5. This post really resonated with me. I completely agree with your thoughts on fear as a motivator – it took me a long time to realise it, but fear/anxiety shows us how much we care or how important something is to us. Thanks for writing such a great post!

  6. I love how you took a negative emotion and transformed it into something that can be used for good. Just a head’s up, Portia’s book, Unbearable Lightness, is a heart-wrenching, but absolutely beautiful book.

    • Agreed! I’m reading it for the second time now for my research project, and it’s just as heart-wrenching as the first time I read it. Really analyzing and thinking about every emotion she went through is a difficult but rewarding experience. Thank you for reading and commenting!

  7. I don’t think there was ever any doubt ti anyone how well you would do and hiw well you would settle in to college life. So it only makes sense how sad you are to see it over (has it really been a year?) I hope your time away from college goes better than you think.

  8. kelly

    Amazing!! I can connect with this so much. It is true…the faults we have can push us forward into better people. I’m glad that college sounds good.

  9. Ah yes, good, old paralyzing fear. Not always though. I’m in the grips of my own at the moment, but I have to agree, I’ve always thought that whatever you feared for only reflected how much you hold certain issues, events or people in significance. Having realized that, though, it’s not always easy to dispel it immediately – I think the best we can do is keep that thing of significance in mind and strive towards it. You’ll be back at college before you know it, with your friends and subjects you love.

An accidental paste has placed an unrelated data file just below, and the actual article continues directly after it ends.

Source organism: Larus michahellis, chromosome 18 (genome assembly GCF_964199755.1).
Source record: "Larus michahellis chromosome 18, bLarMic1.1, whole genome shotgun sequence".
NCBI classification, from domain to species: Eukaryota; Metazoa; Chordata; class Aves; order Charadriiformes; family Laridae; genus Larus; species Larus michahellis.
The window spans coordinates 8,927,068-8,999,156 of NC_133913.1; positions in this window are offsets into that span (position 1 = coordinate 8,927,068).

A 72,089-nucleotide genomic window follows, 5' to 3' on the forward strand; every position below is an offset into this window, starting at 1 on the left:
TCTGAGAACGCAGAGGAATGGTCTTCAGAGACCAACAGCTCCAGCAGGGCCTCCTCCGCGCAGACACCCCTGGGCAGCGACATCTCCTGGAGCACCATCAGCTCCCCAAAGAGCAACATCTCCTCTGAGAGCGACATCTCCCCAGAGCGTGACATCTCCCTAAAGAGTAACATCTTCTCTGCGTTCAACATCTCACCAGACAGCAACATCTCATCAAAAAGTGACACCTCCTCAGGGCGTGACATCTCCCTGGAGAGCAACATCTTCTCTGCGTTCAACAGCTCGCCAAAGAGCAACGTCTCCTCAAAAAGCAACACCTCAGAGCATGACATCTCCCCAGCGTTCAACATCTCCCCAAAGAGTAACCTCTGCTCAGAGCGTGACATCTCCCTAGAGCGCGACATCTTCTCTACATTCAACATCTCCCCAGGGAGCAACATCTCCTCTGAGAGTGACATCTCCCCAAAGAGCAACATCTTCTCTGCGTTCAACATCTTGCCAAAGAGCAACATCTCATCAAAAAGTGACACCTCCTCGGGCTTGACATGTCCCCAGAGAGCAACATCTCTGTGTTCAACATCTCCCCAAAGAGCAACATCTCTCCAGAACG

Also, super interesting project. What a great concept – incorporating the idea of memoirs and eating disorders into a creative piece of your own.

    I hope you enjoy your very well-deserved break, Thomas!

    • I agree, it’s difficult to move toward what you find important in the face of fear, but recognizing that you care so much about it is the first step in a long yet worthwhile process. I hope that what you’re going through lightens up, or that you get through it with your compassion and tenacity!

      Thank you for your support, the project is quite rewarding so far. Also, I 100% agree with your thought on An Education. Jenny was not the only character who learned a valuable lesson.

  10. Oh! Also. I love that film, too; not only the issues it deals with, but the cinematography, the setting, the music?? Ahhhh. One of the songs in it, “Your Heart is as Black as Night” is divine. It’s like thick, chocolate cake in music form.

    /SPOILER/
    I always think that the whole process was not only an education to Jenny, but her parents, as well. They were rather pitiful in the end, weren’t they?

  11. I can’t believe it’s been a year. And you WILL survive the summer. And, you know what, you don’t have to do anything you don’t want to, and if you find being at “home” doesn’t work for you, you are resourceful, you know you can cope away from that environment, and you will prevail wherever you find yourself.

    • I almost can’t believe it either, Liz, thank you for sticking around with me for that long! And you know what, you’re right – there are resources and places for me for when it gets really rough. Thank you for your insight and your determined attitude.

  12. Yeah, fear makes you realize how important things are to you, but how do you make it stop? Although I made a monstrous progress of fearing less things in life, I still can’t get rid of fear.

    • Maybe we shouldn’t fixate so much on eliminating fear. Instead, we can try to use our fear to motivate us, and we can try to understand our fear to see where it’s coming from – because the source of our fear can tell us a lot about what we care about.